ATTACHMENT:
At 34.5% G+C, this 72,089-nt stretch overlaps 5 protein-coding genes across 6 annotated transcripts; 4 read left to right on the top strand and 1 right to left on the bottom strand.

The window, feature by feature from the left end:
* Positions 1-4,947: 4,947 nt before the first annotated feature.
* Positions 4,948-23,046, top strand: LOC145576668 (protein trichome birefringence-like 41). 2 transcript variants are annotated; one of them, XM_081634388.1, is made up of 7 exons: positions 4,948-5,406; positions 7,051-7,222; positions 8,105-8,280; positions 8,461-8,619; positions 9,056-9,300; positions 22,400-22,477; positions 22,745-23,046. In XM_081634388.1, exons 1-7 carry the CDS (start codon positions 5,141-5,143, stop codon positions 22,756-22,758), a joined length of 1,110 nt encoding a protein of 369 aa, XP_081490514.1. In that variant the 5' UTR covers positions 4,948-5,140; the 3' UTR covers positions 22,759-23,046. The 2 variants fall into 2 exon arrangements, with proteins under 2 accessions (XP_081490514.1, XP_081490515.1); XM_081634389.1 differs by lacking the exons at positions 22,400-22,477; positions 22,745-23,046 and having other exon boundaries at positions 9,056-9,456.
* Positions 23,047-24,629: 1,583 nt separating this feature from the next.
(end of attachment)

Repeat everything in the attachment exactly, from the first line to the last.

At 34.5% G+C, this 72,089-nt stretch overlaps 5 protein-coding genes across 6 annotated transcripts; 4 read left to right on the top strand and 1 right to left on the bottom strand.

The window, feature by feature from the left end:
* Positions 1-4,947: 4,947 nt before the first annotated feature.
* Positions 4,948-23,046, top strand: LOC145576668 (protein trichome birefringence-like 41). 2 transcript variants are annotated; one of them, XM_081634388.1, is made up of 7 exons: positions 4,948-5,406; positions 7,051-7,222; positions 8,105-8,280; positions 8,461-8,619; positions 9,056-9,300; positions 22,400-22,477; positions 22,745-23,046. In XM_081634388.1, exons 1-7 carry the CDS (start codon positions 5,141-5,143, stop codon positions 22,756-22,758), a joined length of 1,110 nt encoding a protein of 369 aa, XP_081490514.1. In that variant the 5' UTR covers positions 4,948-5,140; the 3' UTR covers positions 22,759-23,046. The 2 variants fall into 2 exon arrangements, with proteins under 2 accessions (XP_081490514.1, XP_081490515.1); XM_081634389.1 differs by lacking the exons at positions 22,400-22,477; positions 22,745-23,046 and having other exon boundaries at positions 9,056-9,456.
* Positions 23,047-24,629: 1,583 nt separating this feature from the next.